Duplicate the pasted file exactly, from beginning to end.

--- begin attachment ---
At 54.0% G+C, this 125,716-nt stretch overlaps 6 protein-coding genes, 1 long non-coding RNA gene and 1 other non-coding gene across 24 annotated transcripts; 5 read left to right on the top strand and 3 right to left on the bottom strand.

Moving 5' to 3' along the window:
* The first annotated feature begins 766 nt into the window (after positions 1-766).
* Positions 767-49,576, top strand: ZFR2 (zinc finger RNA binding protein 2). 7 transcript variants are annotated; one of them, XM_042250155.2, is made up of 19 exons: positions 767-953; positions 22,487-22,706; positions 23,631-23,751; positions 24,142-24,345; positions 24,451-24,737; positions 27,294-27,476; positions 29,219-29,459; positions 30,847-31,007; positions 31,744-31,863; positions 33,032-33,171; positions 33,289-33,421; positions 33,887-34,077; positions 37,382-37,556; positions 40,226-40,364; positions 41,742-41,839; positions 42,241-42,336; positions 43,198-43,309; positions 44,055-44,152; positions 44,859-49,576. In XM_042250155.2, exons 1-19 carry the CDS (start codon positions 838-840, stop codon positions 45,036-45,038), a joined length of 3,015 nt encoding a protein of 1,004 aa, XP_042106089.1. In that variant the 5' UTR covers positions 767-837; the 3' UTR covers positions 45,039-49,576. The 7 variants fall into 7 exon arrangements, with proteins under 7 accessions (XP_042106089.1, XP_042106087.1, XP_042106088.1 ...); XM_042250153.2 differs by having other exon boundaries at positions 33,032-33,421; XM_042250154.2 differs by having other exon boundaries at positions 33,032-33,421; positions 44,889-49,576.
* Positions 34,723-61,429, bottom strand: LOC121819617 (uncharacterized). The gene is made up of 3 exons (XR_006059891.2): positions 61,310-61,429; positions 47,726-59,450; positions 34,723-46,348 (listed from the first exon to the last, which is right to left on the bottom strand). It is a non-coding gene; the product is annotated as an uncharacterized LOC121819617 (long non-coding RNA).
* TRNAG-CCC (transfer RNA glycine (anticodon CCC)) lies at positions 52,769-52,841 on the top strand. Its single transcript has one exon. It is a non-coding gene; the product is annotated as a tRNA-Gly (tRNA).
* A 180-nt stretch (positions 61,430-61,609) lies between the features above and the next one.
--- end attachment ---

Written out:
At 54.0% G+C, this 125,716-nt stretch overlaps 6 protein-coding genes, 1 long non-coding RNA gene and 1 other non-coding gene across 24 annotated transcripts; 5 read left to right on the top strand and 3 right to left on the bottom strand.

Moving 5' to 3' along the window:
* The first annotated feature begins 766 nt into the window (after positions 1-766).
* Positions 767-49,576, top strand: ZFR2 (zinc finger RNA binding protein 2). 7 transcript variants are annotated; one of them, XM_042250155.2, is made up of 19 exons: positions 767-953; positions 22,487-22,706; positions 23,631-23,751; positions 24,142-24,345; positions 24,451-24,737; positions 27,294-27,476; positions 29,219-29,459; positions 30,847-31,007; positions 31,744-31,863; positions 33,032-33,171; positions 33,289-33,421; positions 33,887-34,077; positions 37,382-37,556; positions 40,226-40,364; positions 41,742-41,839; positions 42,241-42,336; positions 43,198-43,309; positions 44,055-44,152; positions 44,859-49,576. In XM_042250155.2, exons 1-19 carry the CDS (start codon positions 838-840, stop codon positions 45,036-45,038), a joined length of 3,015 nt encoding a protein of 1,004 aa, XP_042106089.1. In that variant the 5' UTR covers positions 767-837; the 3' UTR covers positions 45,039-49,576. The 7 variants fall into 7 exon arrangements, with proteins under 7 accessions (XP_042106089.1, XP_042106087.1, XP_042106088.1 ...); XM_042250153.2 differs by having other exon boundaries at positions 33,032-33,421; XM_042250154.2 differs by having other exon boundaries at positions 33,032-33,421; positions 44,889-49,576.
* Positions 34,723-61,429, bottom strand: LOC121819617 (uncharacterized). The gene is made up of 3 exons (XR_006059891.2): positions 61,310-61,429; positions 47,726-59,450; positions 34,723-46,348 (listed from the first exon to the last, which is right to left on the bottom strand). It is a non-coding gene; the product is annotated as an uncharacterized LOC121819617 (long non-coding RNA).
* TRNAG-CCC (transfer RNA glycine (anticodon CCC)) lies at positions 52,769-52,841 on the top strand. Its single transcript has one exon. It is a non-coding gene; the product is annotated as a tRNA-Gly (tRNA).
* A 180-nt stretch (positions 61,430-61,609) lies between the features above and the next one.